Sample size calculations are based on the primary outcome, MDADI. According to Chen, the lead developer of the MDADI[32], a difference of 20 points is considered clinically significant (AY Chen, personal communication). Only one study provides data on the standard deviation of change in MDADI[53], but in a different subpopulation of HNC, and at 12 months follow-up rather than 6 months. The observed standard deviation in their study was 17.1 points. Allowing for a 20% loss to follow-up and a 10% loss in efficiency for the nonparametric test (relative to a t-test), we estimate that a sample size of 21 per treatment group will provide 90% power to detect a 20 point difference between active and sham acupuncture.

3. Discussion

The design of this study takes into account a number of unique aspects of nonpharmacological trials, particularly issues for sham controlled acupuncture trials[47]. This includes developing an evidence-based standardized active treatment protocol, selecting an appropriate sham control, and maintaining the effectiveness of blinding.

Developing a standardized active treatment protocol of acupuncture is an imperative step for clinical trials[68]. STandards for Reporting Interventions in Clinical Trials of Acupuncture (STRICTA) provides an excellent guidelines[69]. Although acupuncture has been practiced for several thousand years, standardized or validated treatment protocols for most biomedical conditions do not exist. In this study, we used a systematic and evidence-based approach, combined with a consensus building process, to develop both active and sham protocols. Our approach not only identify acupuncture points most relevant for treating HNC patients undergoing CRT, but also identified other key protocol components such as depth of needling, intensity of needling stimulation, frequency of treatments, and strategies to gradually escalate the treatment intensity. The resulting protocol thus represents a strong test of the potential effects of acupuncture for this population.

There is substantial debate regarding the optimal sham control for an acupuncture trial. Sham intervention ideally should mimic the procedure of acupuncture without eliciting therapeutic effects[48]. However, it has been suggested that sham acupuncture needling also evokes physiological responses that are similar to real acupuncture needling, and this may explain why effect sizes in many sham controlled studies are small[45, 46, 70, 71]. For this reason, some have argued that using non-invasive acupuncture needles as sham control is a better approach than the minimally invasive needling approach we are employing[71, 72]. Because of the smaller needle diameter, softer needle body, and very shallow insertion we are employing in this study, we believe the stimulation will be quite minimal, and perhaps even less strong than non-insertive controls that often apply significant surface pressure. The intent of our method is to minimize stimulating effects of needling and to avoid the activation of sensory receptors. Nevertheless, the subtle effect of needling procedure on the system cannot be completely discounted. Therefore, this study represents a rigorous test of specific effects of acupuncture needling.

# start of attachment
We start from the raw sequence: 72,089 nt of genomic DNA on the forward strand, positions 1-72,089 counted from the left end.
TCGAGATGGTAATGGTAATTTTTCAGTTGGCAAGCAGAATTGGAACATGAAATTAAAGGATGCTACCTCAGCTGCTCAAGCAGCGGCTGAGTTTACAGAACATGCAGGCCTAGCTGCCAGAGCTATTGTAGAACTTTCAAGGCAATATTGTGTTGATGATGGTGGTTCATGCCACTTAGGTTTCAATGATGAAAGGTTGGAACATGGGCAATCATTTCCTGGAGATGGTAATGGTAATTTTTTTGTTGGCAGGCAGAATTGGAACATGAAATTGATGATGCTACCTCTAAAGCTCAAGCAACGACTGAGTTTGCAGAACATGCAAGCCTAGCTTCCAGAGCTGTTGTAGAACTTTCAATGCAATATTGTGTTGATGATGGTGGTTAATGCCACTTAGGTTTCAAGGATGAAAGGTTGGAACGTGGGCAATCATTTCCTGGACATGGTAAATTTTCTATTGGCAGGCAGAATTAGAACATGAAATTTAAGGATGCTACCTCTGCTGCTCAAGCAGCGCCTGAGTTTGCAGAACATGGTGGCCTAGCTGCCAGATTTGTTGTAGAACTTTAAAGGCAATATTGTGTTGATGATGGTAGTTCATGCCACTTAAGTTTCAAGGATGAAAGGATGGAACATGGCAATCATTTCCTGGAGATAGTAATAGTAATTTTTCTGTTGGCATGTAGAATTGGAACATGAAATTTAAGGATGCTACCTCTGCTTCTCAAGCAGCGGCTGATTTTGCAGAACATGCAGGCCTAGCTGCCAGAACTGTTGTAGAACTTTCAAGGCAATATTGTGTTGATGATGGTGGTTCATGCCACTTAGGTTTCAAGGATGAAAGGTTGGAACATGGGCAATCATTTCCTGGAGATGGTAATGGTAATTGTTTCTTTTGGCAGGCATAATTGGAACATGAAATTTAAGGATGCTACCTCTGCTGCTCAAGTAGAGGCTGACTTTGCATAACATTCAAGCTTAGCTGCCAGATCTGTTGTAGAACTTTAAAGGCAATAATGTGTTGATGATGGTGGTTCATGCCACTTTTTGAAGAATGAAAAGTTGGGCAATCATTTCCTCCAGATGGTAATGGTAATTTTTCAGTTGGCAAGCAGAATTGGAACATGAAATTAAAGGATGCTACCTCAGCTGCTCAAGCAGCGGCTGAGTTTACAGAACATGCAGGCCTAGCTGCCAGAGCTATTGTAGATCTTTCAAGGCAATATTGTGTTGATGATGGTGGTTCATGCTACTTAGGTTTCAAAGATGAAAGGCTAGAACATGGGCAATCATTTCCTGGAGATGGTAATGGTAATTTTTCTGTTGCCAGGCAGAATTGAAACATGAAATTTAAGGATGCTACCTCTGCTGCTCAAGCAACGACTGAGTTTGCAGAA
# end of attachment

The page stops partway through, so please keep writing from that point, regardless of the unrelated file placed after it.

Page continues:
Sham-controlled acupuncture trials closely resemble many aspects of sham surgical trials[73]. While sensory acuity of study participants is usually suppressed by anesthesia in sham surgical trials, participants in sham controlled acupuncture trials are fully aware of the entire needling process. Therefore, maintaining an effective blinding in acupuncture procedure poses a great challenge. This is particularly important since our IRBs request explicit statements in the consent form to inform study participants regarding the use of sham acupuncture. Therefore, all study participants clearly understand that there is a chance to be randomized into a “sham control”. Because of possible bias that may develop due to incomplete blinding, we will assess the effectiveness of blinding by using the credibility scale in our secondary analysis[50], and these blinding outcomes will be used as potential confounders in secondary analyses.

Overall, our protocol design follows three principles: 1. collecting the best evidence available to determine a valid and maximally effective acupuncture protocol for a specific clinical condition; 2. minimizing the variability of acupuncture performance by using standardization operation procedures, repeat protocol training, and constant monitoring; and, 3. maximizing the potentially therapeutic differences between protocol parameters in the active acupuncture and the sham acupuncture.

The preliminary evidence generated from this study will be used to evaluate the value of acupuncture as an intervention for radiation induced dysphagia in head and neck cancer patients. If the results are positive, the data collected from this study will be used to design and inform a larger definitive study to fully evaluate the clinically meaningful effects of acupuncture for this group of patients and an exploratory study to further evaluate the mechanisms underlying acupuncture’s effect on HNC-related dysphagia.


This study is supported by grant 1K01 AT004415 from the National Center for Complementary and Alternative Medicine (NCCAM).